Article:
We are trade union members from the North East who are worried about the threat that Brexit poses to workers’ rights, which have been built up over the last 40 years.
European Union laws safeguard our existing rights, and the EU is developing new legislation to give protections to people working in the gig economy and on zero-hours contracts.
Brexit Britain would miss out on new rules forcing employers to give reasonable notice of shifts, limiting probationary periods to six months, giving you the right to take on a second job, and to receive a reply to requests for more secure hours or conditions.
The Government has said it will give Parliament a vote on whether to adopt new European rules, but its track-record suggests it may not deliver such key employment legislation.
Trade union members are part of a growing shift in the North East’s attitude towards Brexit.
According to analysis by Best for Britain and HOPE not hate, between the referendum and November 2018, 10.2 per cent more voters in the North East would now vote to keep our EU membership.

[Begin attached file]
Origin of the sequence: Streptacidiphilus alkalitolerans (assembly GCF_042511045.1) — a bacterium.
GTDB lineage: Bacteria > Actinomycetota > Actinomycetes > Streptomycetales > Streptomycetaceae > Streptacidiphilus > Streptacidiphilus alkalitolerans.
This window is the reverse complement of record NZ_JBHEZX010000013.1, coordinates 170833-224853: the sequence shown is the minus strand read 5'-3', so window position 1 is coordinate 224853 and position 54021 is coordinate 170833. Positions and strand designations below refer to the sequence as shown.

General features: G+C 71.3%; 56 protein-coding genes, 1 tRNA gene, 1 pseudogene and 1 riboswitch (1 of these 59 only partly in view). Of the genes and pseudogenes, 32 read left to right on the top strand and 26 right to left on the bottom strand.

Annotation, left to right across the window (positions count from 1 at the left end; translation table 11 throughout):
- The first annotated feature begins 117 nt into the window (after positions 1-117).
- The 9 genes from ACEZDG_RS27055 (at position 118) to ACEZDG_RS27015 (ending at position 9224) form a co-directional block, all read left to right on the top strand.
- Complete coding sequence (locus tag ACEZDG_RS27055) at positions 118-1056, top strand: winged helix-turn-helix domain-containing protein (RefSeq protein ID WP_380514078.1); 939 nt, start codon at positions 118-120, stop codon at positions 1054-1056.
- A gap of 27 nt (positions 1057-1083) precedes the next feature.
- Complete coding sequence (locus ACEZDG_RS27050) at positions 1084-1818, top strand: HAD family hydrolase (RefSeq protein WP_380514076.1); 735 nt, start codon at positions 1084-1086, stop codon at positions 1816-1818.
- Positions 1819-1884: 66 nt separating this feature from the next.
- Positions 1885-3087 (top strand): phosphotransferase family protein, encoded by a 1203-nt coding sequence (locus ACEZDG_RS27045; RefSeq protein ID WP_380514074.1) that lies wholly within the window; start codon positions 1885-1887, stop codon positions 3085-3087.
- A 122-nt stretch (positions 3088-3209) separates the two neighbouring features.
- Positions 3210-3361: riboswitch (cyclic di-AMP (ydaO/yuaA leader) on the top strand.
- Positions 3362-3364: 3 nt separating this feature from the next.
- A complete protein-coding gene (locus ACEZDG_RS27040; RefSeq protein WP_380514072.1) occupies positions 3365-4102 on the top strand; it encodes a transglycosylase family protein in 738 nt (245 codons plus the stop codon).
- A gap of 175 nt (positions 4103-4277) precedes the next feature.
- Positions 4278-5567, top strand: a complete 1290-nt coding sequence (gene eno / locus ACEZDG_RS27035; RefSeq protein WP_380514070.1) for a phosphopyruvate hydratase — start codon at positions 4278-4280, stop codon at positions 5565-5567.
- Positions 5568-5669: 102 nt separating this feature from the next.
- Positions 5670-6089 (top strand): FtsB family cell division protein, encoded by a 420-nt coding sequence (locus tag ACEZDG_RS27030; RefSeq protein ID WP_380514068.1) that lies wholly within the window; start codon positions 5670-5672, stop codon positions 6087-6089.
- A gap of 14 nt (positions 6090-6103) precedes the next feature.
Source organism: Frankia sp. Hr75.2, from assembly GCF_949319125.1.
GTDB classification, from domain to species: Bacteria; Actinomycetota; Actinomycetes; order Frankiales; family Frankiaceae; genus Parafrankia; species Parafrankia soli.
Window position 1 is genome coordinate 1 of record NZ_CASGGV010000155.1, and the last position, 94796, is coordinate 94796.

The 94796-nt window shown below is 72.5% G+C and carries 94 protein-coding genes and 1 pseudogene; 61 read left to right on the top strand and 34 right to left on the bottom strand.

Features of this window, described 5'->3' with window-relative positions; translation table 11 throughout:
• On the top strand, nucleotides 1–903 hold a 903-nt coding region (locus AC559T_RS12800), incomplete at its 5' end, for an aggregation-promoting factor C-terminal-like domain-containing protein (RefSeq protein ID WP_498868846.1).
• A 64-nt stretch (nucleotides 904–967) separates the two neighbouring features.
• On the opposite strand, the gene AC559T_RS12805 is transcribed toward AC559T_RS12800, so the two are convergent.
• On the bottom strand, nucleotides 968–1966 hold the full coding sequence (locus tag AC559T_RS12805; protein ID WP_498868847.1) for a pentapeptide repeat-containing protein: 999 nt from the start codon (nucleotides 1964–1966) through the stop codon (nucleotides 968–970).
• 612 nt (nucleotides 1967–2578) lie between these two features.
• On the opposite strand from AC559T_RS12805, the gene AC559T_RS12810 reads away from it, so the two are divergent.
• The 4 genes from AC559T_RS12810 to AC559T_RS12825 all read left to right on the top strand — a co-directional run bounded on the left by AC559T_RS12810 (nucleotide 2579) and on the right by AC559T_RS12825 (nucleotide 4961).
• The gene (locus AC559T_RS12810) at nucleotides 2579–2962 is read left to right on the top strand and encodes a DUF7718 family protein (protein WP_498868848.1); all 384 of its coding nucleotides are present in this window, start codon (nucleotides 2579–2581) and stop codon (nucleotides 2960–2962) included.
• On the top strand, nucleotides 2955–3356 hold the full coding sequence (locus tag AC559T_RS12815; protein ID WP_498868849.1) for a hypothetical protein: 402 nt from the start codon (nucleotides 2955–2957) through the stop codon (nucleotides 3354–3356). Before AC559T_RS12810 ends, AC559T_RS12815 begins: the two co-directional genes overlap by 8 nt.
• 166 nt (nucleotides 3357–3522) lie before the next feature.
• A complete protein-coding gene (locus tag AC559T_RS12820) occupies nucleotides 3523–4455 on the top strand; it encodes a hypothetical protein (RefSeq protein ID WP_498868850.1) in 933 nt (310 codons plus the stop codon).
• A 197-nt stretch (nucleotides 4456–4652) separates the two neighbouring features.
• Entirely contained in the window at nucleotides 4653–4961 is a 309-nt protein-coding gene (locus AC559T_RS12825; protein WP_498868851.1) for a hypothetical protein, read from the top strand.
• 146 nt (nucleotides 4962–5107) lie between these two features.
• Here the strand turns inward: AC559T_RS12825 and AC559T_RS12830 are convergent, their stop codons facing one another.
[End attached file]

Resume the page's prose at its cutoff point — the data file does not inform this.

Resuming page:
Europe is changing for the better and it’s time the public has an opportunity to decide if losing the rights we have fought for is a price they want to pay for Brexit.
Susan Cole,Tynemouth; Kath Chandler, Blyth Valley; Vicki Harris, Tynemouth; Lesley Kettlewell, Middlesbrough South and East Cleveland; Jacqueline Matthews, Stockton North; Robert Best, Jarrow; Deb Thompson, Wansbeck; Adam Hopkins, Newcastle upon Tyne Central; Margaret Allen, Hartlepool; Graeme Murphy, Blyth Valley; John Temple, Easington; Michael Herdman, Bishop Auckland; Dave Grover, Newcastle upon Tyne East; John Dark, Hexham; Julie Williams, Bishop Auckland; Patrick Ellis, Middlesbrough; Brian Mallen, South Shields; Les Rae, North Tyneside; Neil Lonsdale, Blaydon; P. Smith, Newcastle upon Tyne North